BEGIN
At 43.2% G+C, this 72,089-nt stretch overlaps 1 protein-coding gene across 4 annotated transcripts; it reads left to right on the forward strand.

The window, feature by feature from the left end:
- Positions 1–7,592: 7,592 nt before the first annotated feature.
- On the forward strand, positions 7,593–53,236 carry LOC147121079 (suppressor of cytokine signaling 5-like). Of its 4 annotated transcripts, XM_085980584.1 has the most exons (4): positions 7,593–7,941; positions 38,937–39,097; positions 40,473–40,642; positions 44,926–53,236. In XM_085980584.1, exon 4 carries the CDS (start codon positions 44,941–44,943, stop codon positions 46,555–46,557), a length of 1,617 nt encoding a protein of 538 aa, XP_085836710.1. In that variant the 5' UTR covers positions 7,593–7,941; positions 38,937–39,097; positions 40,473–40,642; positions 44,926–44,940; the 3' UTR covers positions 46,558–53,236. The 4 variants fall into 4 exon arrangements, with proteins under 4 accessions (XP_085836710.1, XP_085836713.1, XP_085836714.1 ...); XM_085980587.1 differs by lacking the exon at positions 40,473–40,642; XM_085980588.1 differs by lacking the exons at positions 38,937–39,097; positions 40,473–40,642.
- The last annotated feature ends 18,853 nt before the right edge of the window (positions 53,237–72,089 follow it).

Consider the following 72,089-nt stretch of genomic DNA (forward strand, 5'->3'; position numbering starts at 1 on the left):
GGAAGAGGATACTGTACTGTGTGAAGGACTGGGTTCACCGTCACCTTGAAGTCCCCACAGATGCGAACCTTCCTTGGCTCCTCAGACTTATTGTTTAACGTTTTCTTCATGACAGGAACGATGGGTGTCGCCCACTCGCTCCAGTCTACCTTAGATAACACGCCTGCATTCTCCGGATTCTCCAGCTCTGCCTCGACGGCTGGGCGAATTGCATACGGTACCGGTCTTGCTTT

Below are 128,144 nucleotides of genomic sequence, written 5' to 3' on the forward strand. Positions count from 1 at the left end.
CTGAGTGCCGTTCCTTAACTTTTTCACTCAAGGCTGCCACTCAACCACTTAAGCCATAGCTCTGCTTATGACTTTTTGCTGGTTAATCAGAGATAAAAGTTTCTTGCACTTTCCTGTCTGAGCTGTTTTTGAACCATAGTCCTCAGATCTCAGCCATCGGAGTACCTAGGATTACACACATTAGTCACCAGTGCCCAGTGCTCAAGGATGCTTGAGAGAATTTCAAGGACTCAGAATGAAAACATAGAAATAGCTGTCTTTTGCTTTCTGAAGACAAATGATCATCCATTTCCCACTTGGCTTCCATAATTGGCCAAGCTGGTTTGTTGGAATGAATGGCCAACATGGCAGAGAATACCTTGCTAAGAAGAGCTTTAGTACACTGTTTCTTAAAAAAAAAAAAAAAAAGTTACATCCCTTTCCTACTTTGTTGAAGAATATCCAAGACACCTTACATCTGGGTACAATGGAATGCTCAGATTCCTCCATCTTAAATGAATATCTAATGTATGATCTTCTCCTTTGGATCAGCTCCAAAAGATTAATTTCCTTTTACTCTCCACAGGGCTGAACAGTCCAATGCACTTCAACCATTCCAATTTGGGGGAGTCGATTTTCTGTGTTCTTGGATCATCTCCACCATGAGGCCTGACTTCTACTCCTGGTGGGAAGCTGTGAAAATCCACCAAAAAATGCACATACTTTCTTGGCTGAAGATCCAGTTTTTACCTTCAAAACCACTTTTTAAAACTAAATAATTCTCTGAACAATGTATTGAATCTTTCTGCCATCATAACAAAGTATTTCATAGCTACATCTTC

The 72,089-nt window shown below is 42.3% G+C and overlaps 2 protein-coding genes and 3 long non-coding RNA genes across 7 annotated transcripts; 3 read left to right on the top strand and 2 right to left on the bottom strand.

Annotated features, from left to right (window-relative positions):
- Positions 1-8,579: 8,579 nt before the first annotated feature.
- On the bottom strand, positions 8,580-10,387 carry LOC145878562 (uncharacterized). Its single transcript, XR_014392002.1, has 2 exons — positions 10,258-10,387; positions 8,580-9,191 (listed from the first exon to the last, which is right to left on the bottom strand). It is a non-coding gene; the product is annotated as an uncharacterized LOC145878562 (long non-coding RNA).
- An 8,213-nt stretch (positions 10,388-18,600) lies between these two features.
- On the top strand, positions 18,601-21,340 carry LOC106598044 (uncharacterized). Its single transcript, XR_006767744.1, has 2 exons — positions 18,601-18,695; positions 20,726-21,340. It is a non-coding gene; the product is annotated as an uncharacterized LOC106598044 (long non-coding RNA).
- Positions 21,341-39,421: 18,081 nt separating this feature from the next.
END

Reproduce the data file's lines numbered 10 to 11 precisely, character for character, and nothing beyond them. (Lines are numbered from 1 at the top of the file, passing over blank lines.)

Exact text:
The 72,089-nt window shown below is 42.3% G+C and overlaps 2 protein-coding genes and 3 long non-coding RNA genes across 7 annotated transcripts; 3 read left to right on the top strand and 2 right to left on the bottom strand.

Annotated features, from left to right (window-relative positions):